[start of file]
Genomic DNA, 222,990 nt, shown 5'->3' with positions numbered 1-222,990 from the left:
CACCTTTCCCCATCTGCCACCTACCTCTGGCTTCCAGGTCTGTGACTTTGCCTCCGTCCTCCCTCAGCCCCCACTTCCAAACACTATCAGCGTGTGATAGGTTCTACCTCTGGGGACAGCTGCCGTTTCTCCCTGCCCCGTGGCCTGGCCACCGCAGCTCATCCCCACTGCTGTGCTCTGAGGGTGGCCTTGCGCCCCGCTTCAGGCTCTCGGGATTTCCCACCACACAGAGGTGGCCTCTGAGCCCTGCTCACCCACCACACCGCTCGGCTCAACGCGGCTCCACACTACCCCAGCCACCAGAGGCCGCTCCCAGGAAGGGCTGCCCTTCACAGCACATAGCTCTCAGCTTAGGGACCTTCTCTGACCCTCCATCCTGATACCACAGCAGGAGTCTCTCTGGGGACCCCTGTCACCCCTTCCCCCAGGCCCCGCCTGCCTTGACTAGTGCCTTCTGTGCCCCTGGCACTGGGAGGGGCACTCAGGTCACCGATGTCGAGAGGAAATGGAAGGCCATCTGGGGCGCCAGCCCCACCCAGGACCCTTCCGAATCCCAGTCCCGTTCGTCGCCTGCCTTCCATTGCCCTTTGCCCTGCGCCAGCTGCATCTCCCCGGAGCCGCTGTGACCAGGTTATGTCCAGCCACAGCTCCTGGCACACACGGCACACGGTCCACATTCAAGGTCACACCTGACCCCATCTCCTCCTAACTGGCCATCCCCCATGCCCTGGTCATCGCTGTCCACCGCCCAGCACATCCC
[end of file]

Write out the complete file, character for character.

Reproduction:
Genomic DNA, 222,990 nt, shown 5'->3' with positions numbered 1-222,990 from the left:
CACCTTTCCCCATCTGCCACCTACCTCTGGCTTCCAGGTCTGTGACTTTGCCTCCGTCCTCCCTCAGCCCCCACTTCCAAACACTATCAGCGTGTGATAGGTTCTACCTCTGGGGACAGCTGCCGTTTCTCCCTGCCCCGTGGCCTGGCCACCGCAGCTCATCCCCACTGCTGTGCTCTGAGGGTGGCCTTGCGCCCCGCTTCAGGCTCTCGGGATTTCCCACCACACAGAGGTGGCCTCTGAGCCCTGCTCACCCACCACACCGCTCGGCTCAACGCGGCTCCACACTACCCCAGCCACCAGAGGCCGCTCCCAGGAAGGGCTGCCCTTCACAGCACATAGCTCTCAGCTTAGGGACCTTCTCTGACCCTCCATCCTGATACCACAGCAGGAGTCTCTCTGGGGACCCCTGTCACCCCTTCCCCCAGGCCCCGCCTGCCTTGACTAGTGCCTTCTGTGCCCCTGGCACTGGGAGGGGCACTCAGGTCACCGATGTCGAGAGGAAATGGAAGGCCATCTGGGGCGCCAGCCCCACCCAGGACCCTTCCGAATCCCAGTCCCGTTCGTCGCCTGCCTTCCATTGCCCTTTGCCCTGCGCCAGCTGCATCTCCCCGGAGCCGCTGTGACCAGGTTATGTCCAGCCACAGCTCCTGGCACACACGGCACACGGTCCACATTCAAGGTCACACCTGACCCCATCTCCTCCTAACTGGCCATCCCCCATGCCCTGGTCATCGCTGTCCACCGCCCAGCACATCCC